The use of the word ‘blockchain’ differs according to the uses and more or less accurate synonyms have been used over time to try to encapsulate this booming gaming segment. Alongside blockchain gaming’, ‘crypto gaming’ was the first term to emerge. More recently, the term ‘play-to-earn’ is gaining momentum.
The definitions of blockchain and crypto gaming will surely evolve over time, but here are the differences we have observed between these two concepts.
The term ‘blockchain gaming’ highlights the blockchain technology itself, independently of financial assets. Thus, the values of decentralization, true ownership, and resistance to censorship inherent to blockchain are promoted and presented as the only option.
Total decentralization is an enormous technical challenge as many questions are raised about its possible realization, for example:
‘Blockchain gaming’ aims to be as decentralized as possible. For blockchain purists, reaching this level of development is a real dream! At the moment, there are no such games available, but some are trying to get closer to it. As an example, we can talk about Decentraland-based games such as Battle Racers or Chainbreakers or, Decentraland itself.
Decentraland is probably one of the most decentralized projects to date. The LANDs metadata are hosted on Ethereum thanks to NFT and all the graphics are hosted on 13 servers kept by small DAOs all around the world. If one is shut down, players can still connect to the game using another server.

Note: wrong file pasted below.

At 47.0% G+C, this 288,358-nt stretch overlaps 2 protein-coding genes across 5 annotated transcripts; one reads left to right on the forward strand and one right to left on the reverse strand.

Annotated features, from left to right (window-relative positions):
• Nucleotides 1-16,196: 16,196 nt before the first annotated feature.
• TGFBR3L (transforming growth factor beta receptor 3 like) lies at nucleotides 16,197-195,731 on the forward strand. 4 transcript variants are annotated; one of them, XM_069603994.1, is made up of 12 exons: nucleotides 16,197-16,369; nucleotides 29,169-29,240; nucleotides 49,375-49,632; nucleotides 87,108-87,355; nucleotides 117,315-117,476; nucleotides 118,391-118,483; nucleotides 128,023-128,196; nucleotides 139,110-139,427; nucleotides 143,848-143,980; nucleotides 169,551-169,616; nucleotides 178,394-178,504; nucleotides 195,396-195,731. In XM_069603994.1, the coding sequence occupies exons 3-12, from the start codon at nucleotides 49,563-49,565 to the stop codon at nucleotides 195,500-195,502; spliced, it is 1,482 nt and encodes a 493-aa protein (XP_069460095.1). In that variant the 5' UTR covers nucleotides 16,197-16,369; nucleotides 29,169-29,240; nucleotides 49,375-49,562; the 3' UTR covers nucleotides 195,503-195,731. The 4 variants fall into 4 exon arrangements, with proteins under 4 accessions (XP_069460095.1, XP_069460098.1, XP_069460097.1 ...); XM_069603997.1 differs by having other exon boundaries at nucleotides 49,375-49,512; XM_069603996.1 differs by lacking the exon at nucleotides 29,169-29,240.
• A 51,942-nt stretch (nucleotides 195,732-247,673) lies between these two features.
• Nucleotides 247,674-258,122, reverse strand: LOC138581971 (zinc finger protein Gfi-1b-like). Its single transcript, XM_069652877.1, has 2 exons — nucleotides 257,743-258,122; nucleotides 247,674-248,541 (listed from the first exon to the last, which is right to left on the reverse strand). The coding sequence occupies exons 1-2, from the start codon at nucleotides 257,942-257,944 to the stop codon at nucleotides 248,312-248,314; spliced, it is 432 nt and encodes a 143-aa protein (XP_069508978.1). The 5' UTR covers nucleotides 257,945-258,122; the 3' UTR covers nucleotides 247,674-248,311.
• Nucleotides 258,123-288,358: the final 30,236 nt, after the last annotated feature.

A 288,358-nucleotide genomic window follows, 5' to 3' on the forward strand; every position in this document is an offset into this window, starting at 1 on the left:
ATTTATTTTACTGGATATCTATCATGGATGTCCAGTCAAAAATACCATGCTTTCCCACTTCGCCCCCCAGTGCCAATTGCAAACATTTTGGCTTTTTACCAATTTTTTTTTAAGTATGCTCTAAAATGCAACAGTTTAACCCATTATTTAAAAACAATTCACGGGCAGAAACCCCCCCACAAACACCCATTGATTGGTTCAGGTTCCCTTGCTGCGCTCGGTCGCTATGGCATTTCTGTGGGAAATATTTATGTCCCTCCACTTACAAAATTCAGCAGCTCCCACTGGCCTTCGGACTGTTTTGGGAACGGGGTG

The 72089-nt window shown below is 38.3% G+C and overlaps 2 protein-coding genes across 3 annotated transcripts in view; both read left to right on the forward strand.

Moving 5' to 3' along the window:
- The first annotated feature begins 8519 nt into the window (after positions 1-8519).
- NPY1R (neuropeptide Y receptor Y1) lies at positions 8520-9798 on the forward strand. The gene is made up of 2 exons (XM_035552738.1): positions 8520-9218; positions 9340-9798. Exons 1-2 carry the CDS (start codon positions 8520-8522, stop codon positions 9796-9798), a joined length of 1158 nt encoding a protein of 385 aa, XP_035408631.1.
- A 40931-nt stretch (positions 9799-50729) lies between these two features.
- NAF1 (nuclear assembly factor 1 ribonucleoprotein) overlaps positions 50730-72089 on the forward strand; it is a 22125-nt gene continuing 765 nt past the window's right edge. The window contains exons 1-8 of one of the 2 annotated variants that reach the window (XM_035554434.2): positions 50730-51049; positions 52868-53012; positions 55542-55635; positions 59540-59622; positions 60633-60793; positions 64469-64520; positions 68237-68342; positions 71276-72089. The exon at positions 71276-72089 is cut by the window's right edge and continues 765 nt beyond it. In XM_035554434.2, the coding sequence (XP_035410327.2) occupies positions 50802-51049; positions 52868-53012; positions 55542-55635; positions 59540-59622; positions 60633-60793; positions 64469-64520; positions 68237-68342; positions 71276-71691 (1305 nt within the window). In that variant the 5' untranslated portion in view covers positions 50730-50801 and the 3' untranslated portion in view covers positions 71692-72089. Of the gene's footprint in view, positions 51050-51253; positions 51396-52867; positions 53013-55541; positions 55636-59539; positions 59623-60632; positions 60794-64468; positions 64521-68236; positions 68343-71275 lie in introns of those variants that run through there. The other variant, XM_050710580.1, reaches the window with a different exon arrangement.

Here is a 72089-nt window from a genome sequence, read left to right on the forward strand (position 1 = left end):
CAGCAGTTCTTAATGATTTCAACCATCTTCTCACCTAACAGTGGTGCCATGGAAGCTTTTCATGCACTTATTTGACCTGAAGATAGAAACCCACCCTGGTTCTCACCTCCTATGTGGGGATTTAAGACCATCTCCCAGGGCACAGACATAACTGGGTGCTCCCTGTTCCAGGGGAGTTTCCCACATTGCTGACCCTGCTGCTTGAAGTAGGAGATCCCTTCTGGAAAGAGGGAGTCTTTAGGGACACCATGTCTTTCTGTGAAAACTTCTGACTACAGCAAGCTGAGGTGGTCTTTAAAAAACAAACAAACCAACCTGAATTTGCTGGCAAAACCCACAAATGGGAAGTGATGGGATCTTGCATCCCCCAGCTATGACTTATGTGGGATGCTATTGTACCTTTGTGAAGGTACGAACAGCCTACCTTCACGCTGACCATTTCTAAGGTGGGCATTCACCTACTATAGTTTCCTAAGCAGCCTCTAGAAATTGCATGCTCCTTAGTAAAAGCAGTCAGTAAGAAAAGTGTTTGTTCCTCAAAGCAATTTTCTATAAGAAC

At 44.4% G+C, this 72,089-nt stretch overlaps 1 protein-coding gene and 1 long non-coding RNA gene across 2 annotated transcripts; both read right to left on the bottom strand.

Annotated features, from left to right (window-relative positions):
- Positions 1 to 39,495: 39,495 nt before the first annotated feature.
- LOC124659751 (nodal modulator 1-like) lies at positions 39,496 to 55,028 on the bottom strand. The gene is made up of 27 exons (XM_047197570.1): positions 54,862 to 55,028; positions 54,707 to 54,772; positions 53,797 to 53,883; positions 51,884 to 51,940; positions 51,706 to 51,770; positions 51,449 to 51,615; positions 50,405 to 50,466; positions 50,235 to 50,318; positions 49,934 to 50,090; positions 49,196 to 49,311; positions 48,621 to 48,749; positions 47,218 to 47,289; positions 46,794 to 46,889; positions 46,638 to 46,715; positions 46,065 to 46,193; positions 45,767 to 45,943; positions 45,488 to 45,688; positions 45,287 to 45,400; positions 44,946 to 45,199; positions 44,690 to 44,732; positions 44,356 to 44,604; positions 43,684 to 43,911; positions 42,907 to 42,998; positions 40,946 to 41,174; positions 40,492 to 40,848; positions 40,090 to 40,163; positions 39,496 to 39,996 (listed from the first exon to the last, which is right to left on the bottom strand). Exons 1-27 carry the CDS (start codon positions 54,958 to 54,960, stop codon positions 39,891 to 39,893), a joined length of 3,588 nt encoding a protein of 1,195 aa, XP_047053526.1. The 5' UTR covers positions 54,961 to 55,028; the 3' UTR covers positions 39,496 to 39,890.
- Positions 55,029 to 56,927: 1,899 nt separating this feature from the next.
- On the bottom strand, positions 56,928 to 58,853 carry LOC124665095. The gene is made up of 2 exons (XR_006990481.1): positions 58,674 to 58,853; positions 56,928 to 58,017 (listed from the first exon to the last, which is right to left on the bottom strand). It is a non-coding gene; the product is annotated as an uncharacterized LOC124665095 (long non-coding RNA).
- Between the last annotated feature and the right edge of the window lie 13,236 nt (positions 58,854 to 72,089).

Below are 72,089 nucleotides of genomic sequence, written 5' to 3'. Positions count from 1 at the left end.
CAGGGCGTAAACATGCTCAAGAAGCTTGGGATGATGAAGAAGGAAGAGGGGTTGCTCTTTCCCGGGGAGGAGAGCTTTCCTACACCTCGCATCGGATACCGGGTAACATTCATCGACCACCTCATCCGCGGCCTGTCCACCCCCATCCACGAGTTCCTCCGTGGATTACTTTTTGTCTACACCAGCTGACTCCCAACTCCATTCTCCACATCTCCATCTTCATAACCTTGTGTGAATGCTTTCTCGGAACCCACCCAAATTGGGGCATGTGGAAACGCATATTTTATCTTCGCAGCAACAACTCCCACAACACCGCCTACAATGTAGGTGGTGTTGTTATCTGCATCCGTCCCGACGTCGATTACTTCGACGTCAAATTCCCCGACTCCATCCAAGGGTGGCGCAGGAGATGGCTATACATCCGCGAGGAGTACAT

Even if Decentraland isn’t a video game, the way they achieved decentralized architecture is a good example of what can be done without the need of hosting everything on a blockchain.
Crypto games are games in which a cryptocurrency is the financial asset in circulation on the blockchain. Therefore, the gameplay will utilize and payout using this cryptocurrency.
Those games reward their players in crypto or NFT. Your skills and the amount of time you invest in the game determine your odds of winning.
Even if, in the beginning, there were games that resembled the Flash games of the 2000s, the gameplay and the styles offered have evolved enormously.
One example of crypto gaming is the Satoshis’ Games studio. They created many crypto games such as Lightnite, a Fortnite-like game but would reward players with Bitcoin dust through the Lightning Network. Other games made by Satoshis’ Games exist and are available through Elixir, an all-in-one app combining NFT marketplace and app store.
Despite a difference in the term used to designate two different concepts, blockchain and crypto gaming are often confounded. Yet one advocates decentralization while the other is essentially focused on the rewards obtained by playing.
The terms ‘crypto gaming’ or ‘blockchain gaming’ have therefore become marketing tools. Depending on how the game has been designed, it will be located in a more or less decentralized spectrum.